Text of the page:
Protecting Keiki Mental Health during Back-To-School: Recognizing and Handling Mental Health Distress
This week we are posting Part 2 of our three-part blog series on protecting keiki mental health. Part 1 of this blog series addressed promoting mental health at home. If you missed this blog post, check it out here! Today, we are discussing how to identify and deal with mental health challenges that keiki may face. Check back in next Tuesday, September 14 for the final post of this blog series that will focus on creating a plan for dealing with keiki stress and anxiety.
Part 2 Recognizing and Dealing With Mental Health Distress in Keiki
A study done by Lurie Children’s Hospital in Chicago found that 71% of parents believed the pandemic negatively impacted their child’s mental health, and 69% of parents felt that the pandemic “is the worst thing to happen to their child.” Adding in the unfamiliar back to school environment may further exacerbate keiki anxiety. Although stress and anxiety present themselves differently in every child, common signs of mental health distress include:
- Sleep disturbances
- Increased irritability or mood changes
- Loss of interest in activities they usually enjoy
- Changes in appetite
- Concentration issues
- Frequent tantrums (more common in younger keiki)
- Decrease in academic performance (more common in older keiki)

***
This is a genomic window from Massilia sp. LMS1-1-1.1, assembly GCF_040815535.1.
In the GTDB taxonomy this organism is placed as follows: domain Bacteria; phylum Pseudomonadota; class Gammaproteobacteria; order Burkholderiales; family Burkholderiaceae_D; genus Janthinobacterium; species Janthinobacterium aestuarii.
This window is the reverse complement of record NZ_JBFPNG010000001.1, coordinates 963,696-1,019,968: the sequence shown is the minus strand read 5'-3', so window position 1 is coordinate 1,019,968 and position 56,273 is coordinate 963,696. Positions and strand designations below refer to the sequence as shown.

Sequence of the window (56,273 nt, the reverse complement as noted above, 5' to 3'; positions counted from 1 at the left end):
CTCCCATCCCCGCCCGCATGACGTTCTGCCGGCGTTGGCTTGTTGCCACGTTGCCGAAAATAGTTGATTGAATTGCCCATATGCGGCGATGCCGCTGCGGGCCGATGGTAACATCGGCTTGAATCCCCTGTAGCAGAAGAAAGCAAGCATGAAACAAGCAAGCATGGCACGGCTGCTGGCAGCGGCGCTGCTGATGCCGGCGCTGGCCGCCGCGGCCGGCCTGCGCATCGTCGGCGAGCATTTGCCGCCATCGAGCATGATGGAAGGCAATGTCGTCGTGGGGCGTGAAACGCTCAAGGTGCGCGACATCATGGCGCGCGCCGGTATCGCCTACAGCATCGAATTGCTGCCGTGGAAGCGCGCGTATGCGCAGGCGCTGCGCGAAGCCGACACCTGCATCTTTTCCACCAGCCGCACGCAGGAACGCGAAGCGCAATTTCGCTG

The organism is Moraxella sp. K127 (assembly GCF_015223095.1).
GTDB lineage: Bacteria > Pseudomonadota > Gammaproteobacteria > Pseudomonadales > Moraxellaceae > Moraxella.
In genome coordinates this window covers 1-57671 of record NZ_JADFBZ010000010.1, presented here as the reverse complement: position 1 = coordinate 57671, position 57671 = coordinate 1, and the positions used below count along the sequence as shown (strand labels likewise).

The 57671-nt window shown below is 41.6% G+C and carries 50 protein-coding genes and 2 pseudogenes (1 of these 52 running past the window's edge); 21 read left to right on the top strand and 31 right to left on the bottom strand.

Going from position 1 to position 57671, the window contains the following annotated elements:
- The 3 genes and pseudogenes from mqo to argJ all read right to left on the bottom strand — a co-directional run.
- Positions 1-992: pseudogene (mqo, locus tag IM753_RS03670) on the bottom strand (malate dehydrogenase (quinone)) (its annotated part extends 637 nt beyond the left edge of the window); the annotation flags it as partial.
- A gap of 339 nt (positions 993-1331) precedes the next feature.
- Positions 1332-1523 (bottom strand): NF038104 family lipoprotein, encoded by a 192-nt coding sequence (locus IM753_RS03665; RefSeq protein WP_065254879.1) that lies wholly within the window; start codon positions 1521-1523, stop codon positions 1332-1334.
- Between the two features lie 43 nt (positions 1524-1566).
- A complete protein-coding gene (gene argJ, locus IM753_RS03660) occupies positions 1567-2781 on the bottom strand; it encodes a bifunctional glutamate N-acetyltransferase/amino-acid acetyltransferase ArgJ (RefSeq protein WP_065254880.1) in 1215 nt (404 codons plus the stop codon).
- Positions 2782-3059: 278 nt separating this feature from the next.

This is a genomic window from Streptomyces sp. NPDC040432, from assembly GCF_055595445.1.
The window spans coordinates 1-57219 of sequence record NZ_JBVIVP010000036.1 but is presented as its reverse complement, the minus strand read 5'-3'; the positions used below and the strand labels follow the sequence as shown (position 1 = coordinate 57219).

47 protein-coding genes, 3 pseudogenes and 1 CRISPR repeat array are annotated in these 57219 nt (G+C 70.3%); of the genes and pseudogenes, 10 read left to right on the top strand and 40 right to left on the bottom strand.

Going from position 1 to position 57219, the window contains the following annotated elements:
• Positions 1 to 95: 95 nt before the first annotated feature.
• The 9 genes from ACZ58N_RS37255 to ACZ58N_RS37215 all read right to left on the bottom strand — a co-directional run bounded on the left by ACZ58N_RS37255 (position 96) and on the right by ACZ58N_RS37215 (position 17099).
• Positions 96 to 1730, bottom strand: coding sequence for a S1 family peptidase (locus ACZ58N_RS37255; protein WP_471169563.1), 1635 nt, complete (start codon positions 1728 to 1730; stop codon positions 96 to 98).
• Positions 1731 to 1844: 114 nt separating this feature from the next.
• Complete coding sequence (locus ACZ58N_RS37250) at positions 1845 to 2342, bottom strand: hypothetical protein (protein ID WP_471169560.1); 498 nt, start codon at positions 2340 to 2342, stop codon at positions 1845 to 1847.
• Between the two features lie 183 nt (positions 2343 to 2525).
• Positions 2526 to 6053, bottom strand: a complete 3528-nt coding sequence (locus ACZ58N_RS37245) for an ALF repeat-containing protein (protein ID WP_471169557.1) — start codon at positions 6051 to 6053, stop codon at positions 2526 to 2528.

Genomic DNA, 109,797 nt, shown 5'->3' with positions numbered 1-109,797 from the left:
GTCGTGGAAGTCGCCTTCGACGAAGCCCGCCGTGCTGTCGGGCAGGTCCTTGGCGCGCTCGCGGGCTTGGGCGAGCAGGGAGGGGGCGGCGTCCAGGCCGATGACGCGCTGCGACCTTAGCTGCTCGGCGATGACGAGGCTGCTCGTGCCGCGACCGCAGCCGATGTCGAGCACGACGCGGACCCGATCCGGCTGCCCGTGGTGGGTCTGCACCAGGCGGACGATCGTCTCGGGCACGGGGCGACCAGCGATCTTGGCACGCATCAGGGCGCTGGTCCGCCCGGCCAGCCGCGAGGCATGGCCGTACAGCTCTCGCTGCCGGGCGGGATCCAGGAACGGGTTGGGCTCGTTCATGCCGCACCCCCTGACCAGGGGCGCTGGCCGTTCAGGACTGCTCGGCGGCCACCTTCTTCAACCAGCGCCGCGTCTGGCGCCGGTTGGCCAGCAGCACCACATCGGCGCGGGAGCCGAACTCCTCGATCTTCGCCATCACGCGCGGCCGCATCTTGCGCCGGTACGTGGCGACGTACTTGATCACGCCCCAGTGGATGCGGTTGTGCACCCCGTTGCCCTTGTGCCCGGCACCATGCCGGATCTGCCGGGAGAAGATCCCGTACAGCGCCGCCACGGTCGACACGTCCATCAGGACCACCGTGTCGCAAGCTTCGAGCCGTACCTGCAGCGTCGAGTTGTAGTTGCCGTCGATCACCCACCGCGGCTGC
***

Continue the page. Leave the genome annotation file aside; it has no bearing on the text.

While some of these symptoms may occur in keiki intermittently, if any of these symptoms are present for at least one or two weeks, or if keiki are unable to complete normal daily activities, this may be a sign of a more serious mental health issue, and parents may want to consider seeking professional help. Parents can visit https://www.helpyourkeiki.com/find-help to explore options for seeking help.
Some keiki (especially younger keiki) may also experience separation anxiety at the beginning of the school year. To deal with this, parents can reassure keiki that they are safe, by explaining to keiki what parents and the school are doing to protect them. Additionally, parents can practice short periods of separation from their keiki to show them that they’ll be okay, or create a special goodbye routine, such as a hug.
Tune in next week for the final part of this blog series on keiki mental health!